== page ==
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ED AND HIS DEAD MOTHER(director: Jonathan Wacks; screenwriter: Chuck Hughes; cinematographer: Francis Kenny; editor: Lisa Day; music: Mason Daring; cast: Steve Buscemi (Ed Chilton), Miriam Margolyes (Mabel Chilton), Ned Beatty (Uncle Benny), John Glover (A.J. Pattle), Sam Jenkins (Storm Reynolds), Gary Farmer (Big Lar), Jonathan Gries (Robert Sundheimer), Rance Howard (Reverend Paxton), Eric Christmas (Mr. Abner), Harper Roisman (Judge Fearson); Runtime: 90; MPAA Rating: PG-13; producer: W.M. Christopher Gorog; Fox Video; 1993)
“Bizarre spoof that’s too stupid to be funny.”

Reviewed by Dennis Schwartz

Jonathan Wacks (“Powwow Highway”/”Just Another Night”/”Mystery Date”) directs this bizarre spoof that’s too stupid to be funny. The odd black humor has a momma’s boy resurrecting his dead mother and then realizing he may not have made a wise decision to pay a steep price to have a slimy salesman bring his now monstrous mother back to life. The cartoonish film was a flop at the box office, as its silly zombie humor only appealed to a limited audience. Writer Chuck Hughes seems to be desperate to come up with something funny, but the characters never can and the situation grows increasingly weird but its droll humor is too forced to feel right. It always felt like the gags were just thrown against the wall and the film wasn’t coherently constructed or fully thought out (though it can be argued that the kind of strange humor it shoots for is an acquired taste).

It opens in black and white with the nerdy mild-mannered Ed Chilton (Steve Buscemi), a small-town Iowa hardware store owner, on trial for decapitating his mother and telling his bombastic lawyer that his defense is that it’s not a crime because his mom was already dead. It then goes into flashback to three months earlier and is filmed in Technicolor, as it shows Ed approached by a smarmy white-haired, dressed in a white suit and shirt, aggressive salesman, A.J. Pattle (John Glover), representing “Happy People Ltd.” who is intent to sell him “Life.” He tells the gloomy hardware store owner, who is in mourning the past year for his beloved mother Mabel (Miriam Margolyes), that he can bring his mother back to life for a price. Ed just inherited $60,000 from his mom’s insurance policy and doesn’t recognize this as a con game, as he goes along with the salesman’s guarantee that he doesn’t have to shell out any bread until his mom is brought back to his house alive.

Living with Ed is his mother’s brother, the middle-aged goofy laid-back Uncle Benny (Ned Beatty), who is using a telescope to spy on their sexy new neighbor Storm (Sam Jenkins). The sexy dish is in a bikini walking around the house with the windows open, as Benny tries to get Ed to take a peek and thereby move on and start enjoying life. Soon the dish comes over to Ed’s house and starts putting the make on him, as she’s unknowing to Ed hired by Pattle and is supposed to be part of the con—though it’s really never made that clear what she’s supposed to do except romance the lonely guy.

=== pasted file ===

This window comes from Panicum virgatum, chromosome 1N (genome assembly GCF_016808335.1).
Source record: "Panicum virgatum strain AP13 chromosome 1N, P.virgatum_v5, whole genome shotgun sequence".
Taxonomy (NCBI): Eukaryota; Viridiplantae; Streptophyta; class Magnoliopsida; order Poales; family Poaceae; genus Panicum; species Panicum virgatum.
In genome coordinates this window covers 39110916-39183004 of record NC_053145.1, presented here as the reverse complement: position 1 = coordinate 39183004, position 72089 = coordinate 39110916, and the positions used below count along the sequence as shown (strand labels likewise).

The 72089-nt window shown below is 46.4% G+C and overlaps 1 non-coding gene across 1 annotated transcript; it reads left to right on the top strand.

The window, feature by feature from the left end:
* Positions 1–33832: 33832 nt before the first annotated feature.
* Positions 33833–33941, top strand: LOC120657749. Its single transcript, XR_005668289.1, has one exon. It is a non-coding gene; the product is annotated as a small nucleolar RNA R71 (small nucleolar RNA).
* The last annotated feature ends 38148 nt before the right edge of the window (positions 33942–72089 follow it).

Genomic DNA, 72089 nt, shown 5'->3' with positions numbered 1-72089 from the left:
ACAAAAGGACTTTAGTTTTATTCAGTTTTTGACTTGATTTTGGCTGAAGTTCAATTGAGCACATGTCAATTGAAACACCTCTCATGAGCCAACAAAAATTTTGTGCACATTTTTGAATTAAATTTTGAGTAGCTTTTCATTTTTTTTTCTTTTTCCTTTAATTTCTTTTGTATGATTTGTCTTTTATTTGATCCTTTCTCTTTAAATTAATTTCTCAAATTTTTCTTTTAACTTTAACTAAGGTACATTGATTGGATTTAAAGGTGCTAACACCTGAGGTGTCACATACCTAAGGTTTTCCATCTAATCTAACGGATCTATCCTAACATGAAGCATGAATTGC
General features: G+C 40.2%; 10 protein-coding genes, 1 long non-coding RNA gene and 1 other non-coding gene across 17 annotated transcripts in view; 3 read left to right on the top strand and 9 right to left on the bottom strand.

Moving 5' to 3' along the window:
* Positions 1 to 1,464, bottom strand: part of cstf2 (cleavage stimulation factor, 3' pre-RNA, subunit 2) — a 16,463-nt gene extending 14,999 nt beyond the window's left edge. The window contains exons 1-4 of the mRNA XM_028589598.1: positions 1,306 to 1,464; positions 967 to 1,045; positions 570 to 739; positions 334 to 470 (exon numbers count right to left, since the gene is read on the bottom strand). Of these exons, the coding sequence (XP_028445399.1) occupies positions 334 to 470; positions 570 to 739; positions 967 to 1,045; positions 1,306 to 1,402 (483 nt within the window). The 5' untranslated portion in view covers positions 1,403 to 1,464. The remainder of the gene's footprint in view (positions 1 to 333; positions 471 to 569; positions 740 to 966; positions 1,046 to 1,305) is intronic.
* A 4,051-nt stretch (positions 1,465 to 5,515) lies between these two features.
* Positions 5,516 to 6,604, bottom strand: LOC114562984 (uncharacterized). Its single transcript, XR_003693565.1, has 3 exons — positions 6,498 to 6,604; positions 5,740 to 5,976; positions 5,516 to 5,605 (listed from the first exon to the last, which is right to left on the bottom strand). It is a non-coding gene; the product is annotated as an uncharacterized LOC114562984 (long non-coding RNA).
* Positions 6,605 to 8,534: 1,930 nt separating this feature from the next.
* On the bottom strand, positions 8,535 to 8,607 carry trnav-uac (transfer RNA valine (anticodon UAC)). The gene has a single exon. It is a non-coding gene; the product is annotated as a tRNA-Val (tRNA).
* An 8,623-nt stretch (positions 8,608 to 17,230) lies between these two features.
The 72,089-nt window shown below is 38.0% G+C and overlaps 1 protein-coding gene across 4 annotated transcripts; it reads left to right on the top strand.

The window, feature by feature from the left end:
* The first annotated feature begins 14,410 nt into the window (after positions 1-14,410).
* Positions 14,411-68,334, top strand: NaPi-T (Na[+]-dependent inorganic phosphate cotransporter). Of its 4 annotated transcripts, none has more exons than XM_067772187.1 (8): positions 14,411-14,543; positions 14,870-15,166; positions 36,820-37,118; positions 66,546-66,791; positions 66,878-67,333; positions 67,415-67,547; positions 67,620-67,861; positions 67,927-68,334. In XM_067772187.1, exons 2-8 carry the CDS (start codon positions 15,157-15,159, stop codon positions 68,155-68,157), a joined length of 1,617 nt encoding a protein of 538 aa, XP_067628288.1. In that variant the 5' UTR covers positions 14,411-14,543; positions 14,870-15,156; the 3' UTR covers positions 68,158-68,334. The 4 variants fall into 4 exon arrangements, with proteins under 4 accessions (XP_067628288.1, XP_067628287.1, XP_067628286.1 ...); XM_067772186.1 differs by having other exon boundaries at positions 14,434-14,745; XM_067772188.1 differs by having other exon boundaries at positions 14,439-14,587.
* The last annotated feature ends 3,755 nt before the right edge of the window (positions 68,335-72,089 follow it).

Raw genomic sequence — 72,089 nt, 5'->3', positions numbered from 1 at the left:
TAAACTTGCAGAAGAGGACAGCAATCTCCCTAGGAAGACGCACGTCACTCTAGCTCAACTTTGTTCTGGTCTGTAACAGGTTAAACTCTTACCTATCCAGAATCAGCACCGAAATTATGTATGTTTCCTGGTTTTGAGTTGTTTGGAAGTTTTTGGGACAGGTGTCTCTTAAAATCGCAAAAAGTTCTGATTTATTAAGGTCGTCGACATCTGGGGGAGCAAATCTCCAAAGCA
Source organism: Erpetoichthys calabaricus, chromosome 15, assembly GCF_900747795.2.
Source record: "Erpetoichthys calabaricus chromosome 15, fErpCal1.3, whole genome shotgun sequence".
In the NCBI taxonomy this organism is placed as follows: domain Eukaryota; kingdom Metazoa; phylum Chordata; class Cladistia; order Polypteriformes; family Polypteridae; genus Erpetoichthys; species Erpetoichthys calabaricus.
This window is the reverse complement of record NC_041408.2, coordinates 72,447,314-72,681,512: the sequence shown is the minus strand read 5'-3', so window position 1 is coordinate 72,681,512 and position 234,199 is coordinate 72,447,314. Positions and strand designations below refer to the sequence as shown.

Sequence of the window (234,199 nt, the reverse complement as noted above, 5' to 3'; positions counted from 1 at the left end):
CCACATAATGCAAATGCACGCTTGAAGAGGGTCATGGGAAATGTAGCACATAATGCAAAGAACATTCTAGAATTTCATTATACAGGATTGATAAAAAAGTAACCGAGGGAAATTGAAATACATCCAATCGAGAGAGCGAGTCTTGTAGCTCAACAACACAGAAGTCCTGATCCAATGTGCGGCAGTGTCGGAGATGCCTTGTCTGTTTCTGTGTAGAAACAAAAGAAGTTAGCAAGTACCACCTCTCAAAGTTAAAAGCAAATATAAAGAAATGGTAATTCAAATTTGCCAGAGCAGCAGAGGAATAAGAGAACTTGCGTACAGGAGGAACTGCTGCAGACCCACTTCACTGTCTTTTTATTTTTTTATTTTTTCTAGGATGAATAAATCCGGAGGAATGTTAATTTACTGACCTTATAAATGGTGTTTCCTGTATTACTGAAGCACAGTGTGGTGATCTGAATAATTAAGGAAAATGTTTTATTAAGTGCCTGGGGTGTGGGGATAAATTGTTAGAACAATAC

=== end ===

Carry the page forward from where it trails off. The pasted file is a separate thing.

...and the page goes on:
In any case Mom is miraculously delivered intact the next day, and immediately starts nagging the boys and becoming overbearing (following the axiom, that sometimes it’s better not to get what you wish for). The driven mom exhibits a few personality quirks like sitting inside the fridge and can only survive by eating at least two live bugs a day, an extra that Ed has to pay handsomely for by purchasing a “life kit” after mom collapses. Mom also goes nuts when the local bully thief Robert (Jonathan Gries) returns to town after spending the last ten years in prison for robbing the family hardware store and swears he will get even against Mabel for testifying against him. The only thing is Mabel intercepts him breaking into the house and attacks him with a chain saw and devours him for a snack. There’s also the crazy image of the hyper dotty Mabel running in slow motion down a suburban street in a dress patterned like an American flag while chasing a small dog with a meat cleaver and the equally bizarre image of Mabel on a rider mower trying to mow down Storm in her house for being promiscuous with her boy. Finding his zombie mom too hungry for human flesh and dangerous to keep alive any longer, Ed tries to return her to the grave and Pattle assists for a hefty price.

If this type of absurdist zombie humor appeals to you, where every main character is a weirdo or a phony and capable of extreme actions, then I would stick to the much more clever Eating Raoul by Paul Bartel, who created a classic in such black comedies that’s hard to top.


Dennis Schwartz: “Ozus’ World Movie Reviews”